Capital is the backbone of every business since they need it for sustaining and growing the business. While an Initial Public Offering or IPO is a popular way to raise resources, sometimes, it may not be enough. In this case, Follow-on Public Offers or FPOs can help.
Read on to learn what Follow-on Public Offer is, the various types, benefits, and more.
A Follow-on Public Offer or an FPO refers to the method through which a company that is already listed on the stock exchange can secure funds from the general public. Much like an Initial Public Offering (IPO), it also requires investors to have a Demat account.
However, the two differ since an IPO involves a company securing funds from the public for the very first time. Following this, the IPO listing procedure is completed.
Here are the different types of FPOs that you need to know about.
Here, the company introduces extra shares to generate capital and presents these extra shares to the market.
With the rise in the number of shares, the earnings per share, or EPS, experiences a decline.
The funds raised through a Dilutive Follow-on Public Offer are generally utilised towards modifying a company's capital arrangement.
The additional funds raised through the process are advantageous for the company's stock performance.
Here, the current owners of private shares introduce previously issued shares to the market with the intention of selling them.
No fresh shares are generated in this type of offer, hence, the Earning Per Share or EPS stay the same.
The capital generated is directed towards the shareholders, who make the shares available in the open market.
Follow-on Public Offer is associated with various benefits for both the issuing company and the investor. Here are some of the benefits.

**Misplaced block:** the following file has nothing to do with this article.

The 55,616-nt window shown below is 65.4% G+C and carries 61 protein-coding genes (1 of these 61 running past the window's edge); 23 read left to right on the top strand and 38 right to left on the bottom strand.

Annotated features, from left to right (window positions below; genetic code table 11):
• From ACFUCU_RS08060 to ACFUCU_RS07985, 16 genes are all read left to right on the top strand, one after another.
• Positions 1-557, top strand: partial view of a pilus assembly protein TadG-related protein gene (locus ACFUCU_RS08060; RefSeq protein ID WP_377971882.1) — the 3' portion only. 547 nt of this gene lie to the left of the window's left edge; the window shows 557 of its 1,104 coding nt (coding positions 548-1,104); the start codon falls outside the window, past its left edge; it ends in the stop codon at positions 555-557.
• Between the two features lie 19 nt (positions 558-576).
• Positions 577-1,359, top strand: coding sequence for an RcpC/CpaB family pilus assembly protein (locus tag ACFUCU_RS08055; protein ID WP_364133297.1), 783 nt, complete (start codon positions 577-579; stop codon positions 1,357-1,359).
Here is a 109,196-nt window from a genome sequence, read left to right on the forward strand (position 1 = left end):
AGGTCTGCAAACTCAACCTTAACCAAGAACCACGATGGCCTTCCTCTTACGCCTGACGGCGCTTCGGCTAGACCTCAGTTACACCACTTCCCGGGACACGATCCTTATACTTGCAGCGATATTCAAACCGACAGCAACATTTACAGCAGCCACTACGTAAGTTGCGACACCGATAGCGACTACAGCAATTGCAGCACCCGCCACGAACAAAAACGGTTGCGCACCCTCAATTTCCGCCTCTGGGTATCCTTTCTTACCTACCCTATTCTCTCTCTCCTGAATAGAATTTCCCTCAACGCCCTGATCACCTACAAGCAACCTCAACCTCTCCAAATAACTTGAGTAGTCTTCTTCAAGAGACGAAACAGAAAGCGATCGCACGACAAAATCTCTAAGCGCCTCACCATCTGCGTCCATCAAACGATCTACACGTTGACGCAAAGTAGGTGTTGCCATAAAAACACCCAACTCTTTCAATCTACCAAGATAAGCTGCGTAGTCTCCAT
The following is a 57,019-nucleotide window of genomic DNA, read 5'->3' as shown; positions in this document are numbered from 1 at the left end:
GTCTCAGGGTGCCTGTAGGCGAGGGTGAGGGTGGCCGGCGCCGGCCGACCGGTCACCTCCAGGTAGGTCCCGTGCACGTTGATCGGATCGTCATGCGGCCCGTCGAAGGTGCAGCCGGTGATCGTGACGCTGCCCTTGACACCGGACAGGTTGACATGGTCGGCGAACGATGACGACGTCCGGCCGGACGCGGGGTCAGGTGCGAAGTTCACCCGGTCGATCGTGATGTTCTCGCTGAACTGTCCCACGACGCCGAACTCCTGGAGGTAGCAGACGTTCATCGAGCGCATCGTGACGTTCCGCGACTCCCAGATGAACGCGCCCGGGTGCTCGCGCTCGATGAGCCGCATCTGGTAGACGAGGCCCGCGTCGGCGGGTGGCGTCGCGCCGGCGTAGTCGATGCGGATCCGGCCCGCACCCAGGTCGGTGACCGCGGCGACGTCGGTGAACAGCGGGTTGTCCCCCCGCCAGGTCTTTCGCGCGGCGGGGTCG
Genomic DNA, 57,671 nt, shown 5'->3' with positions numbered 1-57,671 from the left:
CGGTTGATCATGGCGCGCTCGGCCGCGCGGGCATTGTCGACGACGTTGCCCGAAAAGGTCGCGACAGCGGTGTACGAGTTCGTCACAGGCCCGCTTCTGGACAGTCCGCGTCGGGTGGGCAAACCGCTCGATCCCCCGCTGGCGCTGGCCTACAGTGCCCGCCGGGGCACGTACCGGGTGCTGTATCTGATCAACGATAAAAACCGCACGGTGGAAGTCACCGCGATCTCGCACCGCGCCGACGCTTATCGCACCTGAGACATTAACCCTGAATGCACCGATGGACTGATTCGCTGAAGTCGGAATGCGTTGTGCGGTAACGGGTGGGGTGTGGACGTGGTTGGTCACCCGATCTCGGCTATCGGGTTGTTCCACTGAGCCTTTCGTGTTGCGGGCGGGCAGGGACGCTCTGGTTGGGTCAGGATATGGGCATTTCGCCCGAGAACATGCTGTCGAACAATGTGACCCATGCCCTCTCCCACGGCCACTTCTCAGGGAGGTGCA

One of the primary reasons why companies introduce their Initial Public Offerings and Follow-on Public Offerings is to bolster their capital reserves. They utilise these funds towards new processes, with the intention of sustaining and growing the business.
FPOs help in increasing the liquidity of the company's shares. This is due to the expansion of their availability to the general public. The elevated liquidity facilitates the smooth buying and selling of shares.
An FPO introduces the shares to a new set of customers. Hence, diversifying the company's investors and strengthening the company's equity foundation.
The capital generated can be utilised towards various financial needs of the company, including settling the debt obligations. For many companies, such liabilities can be weights that slow down progress.
Having a positive and successful Follow-on Public Offer has the potential to enhance the reputation of the company with the general public. It serves as a testament to investors' confidence in the company's future performance.
Here is the process of an FPO in the share market.
A Follow-on Public Offer can prove advantageous for investors as well as businesses. Remember, like any investment, FPOs also demand adequate time and consideration. Before investing, you need to research the risks associated and the company's past performance.
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An Initial Public Offering (IPO) is when companies that are not yet listed on the stock exchange introduce their shares for the very first time. On the other hand, a Follow-on Public Offer (FPO), as the same suggests, comes after an IPO. It is when companies that are already listed on the exchanges reintroduce their shares to generate capital.
Yes, a Follow-on Public Offer, or FPO, is also called a secondary offering.
This investment instrument can be safe for some investors, since it is a rather risky option. Both types of FPOs have positive and negative implications, and it depends on your financial goals and investing strategy.
Companies with FPOs in India include Yes Bank, Ruchi Soya, ITI, and Madhav Copper, among others.